Clark acknowledges more could have been done early on to help bring the community onside.
“We need to take people on a journey, and I think we haven’t done that to the extent that we could have done,” he says.
He was more frank at the Harm Reduction International Conference in Melbourne last month, stating improving neighbourhood amenity was the toughest objective to meet.
“And yet, we were neither given the resources nor the permission to do this one. That was considered too risky for us to do; to engage with the neighbours,” Clark told the conference.
“When it comes to our interaction with the press, that is extremely closely regulated as part of the contractual agreement with the government.”
He believes reluctance to engage with the media means good stories of vulnerable people engaging with healthcare — such as treatment for hepatitis C — and other wraparound services thanks to trusted staff have been left untold.
An independent report by John Ryan acknowledged the facility had not overcome broader amenity challenges, noting public injecting remained a problem and the City of Yarra collects up to 18,000 needles a month.
Patricia Collocott resigned as chief executive of North Richmond Community Health, which runs the site, weeks after the release of the report.
Within months of visiting the North Richmond safe injecting room three years ago, Saade Melki quit heroin.
The 49-year-old was introduced to long-acting buprenorphine, a pharmacotherapy he injects once a month that stops withdrawal symptoms and the effects of heroin.
“I’ve been on that ever since,” Melki told The Age at a media tour of the injecting room as part of the harm-reduction conference last month.
Saade Melki, 49, stopped using heroin three years ago after being introduced to pharmacotherapy at the facility.Credit: Penny Stephens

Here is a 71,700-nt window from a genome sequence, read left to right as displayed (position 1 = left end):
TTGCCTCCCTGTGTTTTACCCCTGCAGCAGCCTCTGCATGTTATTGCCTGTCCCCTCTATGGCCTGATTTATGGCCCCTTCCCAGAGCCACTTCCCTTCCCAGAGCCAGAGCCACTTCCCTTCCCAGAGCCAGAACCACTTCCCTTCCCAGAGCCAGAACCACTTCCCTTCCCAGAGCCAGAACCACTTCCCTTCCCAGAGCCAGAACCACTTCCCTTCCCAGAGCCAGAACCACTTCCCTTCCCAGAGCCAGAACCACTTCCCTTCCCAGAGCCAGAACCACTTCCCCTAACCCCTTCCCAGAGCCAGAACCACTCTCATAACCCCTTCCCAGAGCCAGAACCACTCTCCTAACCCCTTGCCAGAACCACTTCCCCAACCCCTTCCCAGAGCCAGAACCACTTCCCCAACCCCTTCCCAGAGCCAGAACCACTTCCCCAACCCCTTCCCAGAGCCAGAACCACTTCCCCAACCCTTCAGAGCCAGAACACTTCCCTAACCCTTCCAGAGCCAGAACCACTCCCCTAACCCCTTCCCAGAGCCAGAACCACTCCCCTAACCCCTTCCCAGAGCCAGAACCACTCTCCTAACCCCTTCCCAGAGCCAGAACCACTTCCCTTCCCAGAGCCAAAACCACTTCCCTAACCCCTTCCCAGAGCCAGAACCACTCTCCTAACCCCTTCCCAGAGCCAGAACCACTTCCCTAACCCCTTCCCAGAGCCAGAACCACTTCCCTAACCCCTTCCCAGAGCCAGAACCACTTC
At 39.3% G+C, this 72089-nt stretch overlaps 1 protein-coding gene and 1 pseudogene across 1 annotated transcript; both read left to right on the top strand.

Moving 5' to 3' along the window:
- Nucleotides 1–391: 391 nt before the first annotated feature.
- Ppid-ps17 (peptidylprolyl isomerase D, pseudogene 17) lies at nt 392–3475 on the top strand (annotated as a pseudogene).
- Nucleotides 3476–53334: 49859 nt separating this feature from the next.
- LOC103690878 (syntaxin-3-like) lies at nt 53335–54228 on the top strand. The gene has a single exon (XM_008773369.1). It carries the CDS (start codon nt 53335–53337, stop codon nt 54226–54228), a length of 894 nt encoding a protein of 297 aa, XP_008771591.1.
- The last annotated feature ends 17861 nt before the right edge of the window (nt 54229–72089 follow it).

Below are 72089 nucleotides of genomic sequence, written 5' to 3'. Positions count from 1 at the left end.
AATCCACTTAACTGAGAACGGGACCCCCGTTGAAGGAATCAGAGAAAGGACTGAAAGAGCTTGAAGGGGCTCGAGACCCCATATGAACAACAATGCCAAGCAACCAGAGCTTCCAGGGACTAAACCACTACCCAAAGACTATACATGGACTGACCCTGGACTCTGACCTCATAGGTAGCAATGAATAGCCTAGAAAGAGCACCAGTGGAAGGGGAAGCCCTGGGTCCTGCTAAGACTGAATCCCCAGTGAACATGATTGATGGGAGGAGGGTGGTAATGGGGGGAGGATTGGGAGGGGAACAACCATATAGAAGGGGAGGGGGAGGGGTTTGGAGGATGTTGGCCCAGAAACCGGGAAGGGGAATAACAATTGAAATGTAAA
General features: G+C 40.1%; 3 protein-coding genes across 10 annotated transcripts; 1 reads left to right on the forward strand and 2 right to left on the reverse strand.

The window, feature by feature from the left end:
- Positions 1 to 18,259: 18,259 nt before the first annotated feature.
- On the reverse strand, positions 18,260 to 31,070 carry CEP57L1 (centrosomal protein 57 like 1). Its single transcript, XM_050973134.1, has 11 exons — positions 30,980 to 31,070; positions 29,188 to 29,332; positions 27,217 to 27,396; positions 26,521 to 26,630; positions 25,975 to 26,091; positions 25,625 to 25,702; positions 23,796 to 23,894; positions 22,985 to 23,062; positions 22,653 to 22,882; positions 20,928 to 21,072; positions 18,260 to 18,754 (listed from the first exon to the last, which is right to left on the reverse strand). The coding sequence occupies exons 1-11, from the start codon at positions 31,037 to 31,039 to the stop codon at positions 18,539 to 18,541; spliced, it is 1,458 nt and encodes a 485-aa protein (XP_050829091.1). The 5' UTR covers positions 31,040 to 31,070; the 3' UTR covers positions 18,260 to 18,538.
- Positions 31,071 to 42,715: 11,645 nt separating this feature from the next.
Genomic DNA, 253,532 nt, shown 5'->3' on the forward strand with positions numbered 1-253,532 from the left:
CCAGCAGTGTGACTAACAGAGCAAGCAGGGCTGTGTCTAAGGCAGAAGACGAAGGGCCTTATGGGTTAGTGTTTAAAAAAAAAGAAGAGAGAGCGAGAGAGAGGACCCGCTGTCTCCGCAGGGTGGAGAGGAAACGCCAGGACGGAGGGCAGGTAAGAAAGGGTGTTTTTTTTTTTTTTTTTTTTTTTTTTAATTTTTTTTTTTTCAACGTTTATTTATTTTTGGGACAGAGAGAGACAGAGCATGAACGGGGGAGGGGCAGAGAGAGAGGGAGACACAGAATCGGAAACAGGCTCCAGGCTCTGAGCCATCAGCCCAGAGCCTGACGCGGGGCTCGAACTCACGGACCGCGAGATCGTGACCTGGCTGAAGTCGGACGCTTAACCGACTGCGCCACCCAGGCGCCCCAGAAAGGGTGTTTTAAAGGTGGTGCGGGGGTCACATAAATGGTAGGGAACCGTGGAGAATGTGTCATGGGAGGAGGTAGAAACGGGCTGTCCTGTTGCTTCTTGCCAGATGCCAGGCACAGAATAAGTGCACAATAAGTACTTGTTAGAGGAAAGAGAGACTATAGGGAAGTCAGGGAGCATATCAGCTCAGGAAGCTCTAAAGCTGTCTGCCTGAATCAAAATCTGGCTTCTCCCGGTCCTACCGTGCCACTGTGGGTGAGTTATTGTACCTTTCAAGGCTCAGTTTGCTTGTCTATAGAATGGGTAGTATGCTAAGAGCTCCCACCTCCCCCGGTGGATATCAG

He’s now looking at IVF with his partner, hoping to save for a house, and works as a scaffolder in construction.
More than 700 people have started opioid treatment through the safe injecting room.
The Ryan report said access to pharmacotherapy was significantly under-resourced in Victoria. The system is fragmented and challenging to navigate, creating high levels of unmet need.
It recommended trying hydromorphine, which was supported by Clark, the state opposition and Liberal Democrats, but the government blocked a proposal to allow its use on Thursday.
Whether North Richmond Community Health remains at the helm of the facility on Lennox Street is an open question.
The Andrews government is recommissioning the contract, and the Ryan report said a hospital should be involved in some way to expand wraparound services and mental-health support onsite.
Users at the safe injecting room are about 27 times more likely to have post-traumatic stress disorder than the general population and 11 per cent have been admitted to hospital for a mental-health-related condition.
A new provider, which could be a consortium that still includes North Richmond Community Health, for example, is expected to be announced by the end of the year.
Clark, proud of the work and the benefits to peoples lives, knows there is more to be done.
“It’s been incredibly rewarding … but it’s also the most challenging job I’ve ever done, no doubt about it.”